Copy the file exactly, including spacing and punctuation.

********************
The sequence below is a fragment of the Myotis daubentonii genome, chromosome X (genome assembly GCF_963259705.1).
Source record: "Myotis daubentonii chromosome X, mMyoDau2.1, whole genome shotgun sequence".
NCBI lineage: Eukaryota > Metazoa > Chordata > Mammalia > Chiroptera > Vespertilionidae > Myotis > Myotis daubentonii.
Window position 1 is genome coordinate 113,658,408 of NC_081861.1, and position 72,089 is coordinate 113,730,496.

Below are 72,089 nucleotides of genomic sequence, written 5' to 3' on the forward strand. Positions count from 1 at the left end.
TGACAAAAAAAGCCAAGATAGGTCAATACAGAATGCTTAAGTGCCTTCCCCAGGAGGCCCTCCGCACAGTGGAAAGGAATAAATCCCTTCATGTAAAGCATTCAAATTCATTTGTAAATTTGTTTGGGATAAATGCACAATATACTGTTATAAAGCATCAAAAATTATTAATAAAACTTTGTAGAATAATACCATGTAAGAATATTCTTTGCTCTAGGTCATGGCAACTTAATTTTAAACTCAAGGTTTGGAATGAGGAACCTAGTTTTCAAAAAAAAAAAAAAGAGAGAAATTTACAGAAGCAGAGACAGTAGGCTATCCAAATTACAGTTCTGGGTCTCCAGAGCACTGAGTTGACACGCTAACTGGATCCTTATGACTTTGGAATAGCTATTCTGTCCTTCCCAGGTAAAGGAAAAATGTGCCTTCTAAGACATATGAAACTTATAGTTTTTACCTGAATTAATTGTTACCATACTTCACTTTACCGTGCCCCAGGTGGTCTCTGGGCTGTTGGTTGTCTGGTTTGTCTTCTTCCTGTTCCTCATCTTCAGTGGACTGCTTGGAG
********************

The sequence below is a fragment of the Myotis daubentonii genome, chromosome X (genome assembly GCF_963259705.1).
Source record: "Myotis daubentonii chromosome X, mMyoDau2.1, whole genome shotgun sequence".
NCBI lineage: Eukaryota > Metazoa > Chordata > Mammalia > Chiroptera > Vespertilionidae > Myotis > Myotis daubentonii.
Window position 1 is genome coordinate 113,658,408 of NC_081861.1, and position 72,089 is coordinate 113,730,496.

Below are 72,089 nucleotides of genomic sequence, written 5' to 3' on the forward strand. Positions count from 1 at the left end.
TGACAAAAAAAGCCAAGATAGGTCAATACAGAATGCTTAAGTGCCTTCCCCAGGAGGCCCTCCGCACAGTGGAAAGGAATAAATCCCTTCATGTAAAGCATTCAAATTCATTTGTAAATTTGTTTGGGATAAATGCACAATATACTGTTATAAAGCATCAAAAATTATTAATAAAACTTTGTAGAATAATACCATGTAAGAATATTCTTTGCTCTAGGTCATGGCAACTTAATTTTAAACTCAAGGTTTGGAATGAGGAACCTAGTTTTCAAAAAAAAAAAAAAGAGAGAAATTTACAGAAGCAGAGACAGTAGGCTATCCAAATTACAGTTCTGGGTCTCCAGAGCACTGAGTTGACACGCTAACTGGATCCTTATGACTTTGGAATAGCTATTCTGTCCTTCCCAGGTAAAGGAAAAATGTGCCTTCTAAGACATATGAAACTTATAGTTTTTACCTGAATTAATTGTTACCATACTTCACTTTACCGTGCCCCAGGTGGTCTCTGGGCTGTTGGTTGTCTGGTTTGTCTTCTTCCTGTTCCTCATCTTCAGTGGACTGCTTGGAG